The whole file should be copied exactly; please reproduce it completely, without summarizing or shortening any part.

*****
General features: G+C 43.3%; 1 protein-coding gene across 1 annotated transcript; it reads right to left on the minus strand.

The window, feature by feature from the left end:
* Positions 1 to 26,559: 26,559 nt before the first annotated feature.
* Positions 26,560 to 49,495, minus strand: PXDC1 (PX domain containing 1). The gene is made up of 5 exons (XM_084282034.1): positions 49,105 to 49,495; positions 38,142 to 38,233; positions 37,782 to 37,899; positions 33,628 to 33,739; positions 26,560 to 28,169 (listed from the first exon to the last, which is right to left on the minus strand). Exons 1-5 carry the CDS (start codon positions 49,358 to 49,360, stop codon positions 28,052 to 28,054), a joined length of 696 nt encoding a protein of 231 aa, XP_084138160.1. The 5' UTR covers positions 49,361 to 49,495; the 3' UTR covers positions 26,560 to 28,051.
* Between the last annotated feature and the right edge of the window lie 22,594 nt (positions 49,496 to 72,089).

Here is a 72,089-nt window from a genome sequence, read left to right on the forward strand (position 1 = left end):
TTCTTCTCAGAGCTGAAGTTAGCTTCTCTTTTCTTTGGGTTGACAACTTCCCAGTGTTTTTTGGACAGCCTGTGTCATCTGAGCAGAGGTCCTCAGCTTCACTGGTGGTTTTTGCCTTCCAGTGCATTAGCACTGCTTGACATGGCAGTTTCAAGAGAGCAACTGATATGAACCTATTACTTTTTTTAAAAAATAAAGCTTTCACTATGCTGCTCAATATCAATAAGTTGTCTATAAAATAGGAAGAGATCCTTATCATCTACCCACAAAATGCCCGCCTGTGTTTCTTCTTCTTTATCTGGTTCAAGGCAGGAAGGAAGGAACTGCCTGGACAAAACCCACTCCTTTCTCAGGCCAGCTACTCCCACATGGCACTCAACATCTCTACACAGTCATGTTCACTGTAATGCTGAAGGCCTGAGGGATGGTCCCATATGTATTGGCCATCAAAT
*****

General features: G+C 43.3%; 1 protein-coding gene across 1 annotated transcript; it reads right to left on the minus strand.

The window, feature by feature from the left end:
* Positions 1 to 26,559: 26,559 nt before the first annotated feature.
* Positions 26,560 to 49,495, minus strand: PXDC1 (PX domain containing 1). The gene is made up of 5 exons (XM_084282034.1): positions 49,105 to 49,495; positions 38,142 to 38,233; positions 37,782 to 37,899; positions 33,628 to 33,739; positions 26,560 to 28,169 (listed from the first exon to the last, which is right to left on the minus strand). Exons 1-5 carry the CDS (start codon positions 49,358 to 49,360, stop codon positions 28,052 to 28,054), a joined length of 696 nt encoding a protein of 231 aa, XP_084138160.1. The 5' UTR covers positions 49,361 to 49,495; the 3' UTR covers positions 26,560 to 28,051.
* Between the last annotated feature and the right edge of the window lie 22,594 nt (positions 49,496 to 72,089).

Here is a 72,089-nt window from a genome sequence, read left to right on the forward strand (position 1 = left end):
TTCTTCTCAGAGCTGAAGTTAGCTTCTCTTTTCTTTGGGTTGACAACTTCCCAGTGTTTTTTGGACAGCCTGTGTCATCTGAGCAGAGGTCCTCAGCTTCACTGGTGGTTTTTGCCTTCCAGTGCATTAGCACTGCTTGACATGGCAGTTTCAAGAGAGCAACTGATATGAACCTATTACTTTTTTTAAAAAATAAAGCTTTCACTATGCTGCTCAATATCAATAAGTTGTCTATAAAATAGGAAGAGATCCTTATCATCTACCCACAAAATGCCCGCCTGTGTTTCTTCTTCTTTATCTGGTTCAAGGCAGGAAGGAAGGAACTGCCTGGACAAAACCCACTCCTTTCTCAGGCCAGCTACTCCCACATGGCACTCAACATCTCTACACAGTCATGTTCACTGTAATGCTGAAGGCCTGAGGGATGGTCCCATATGTATTGGCCATCAAAT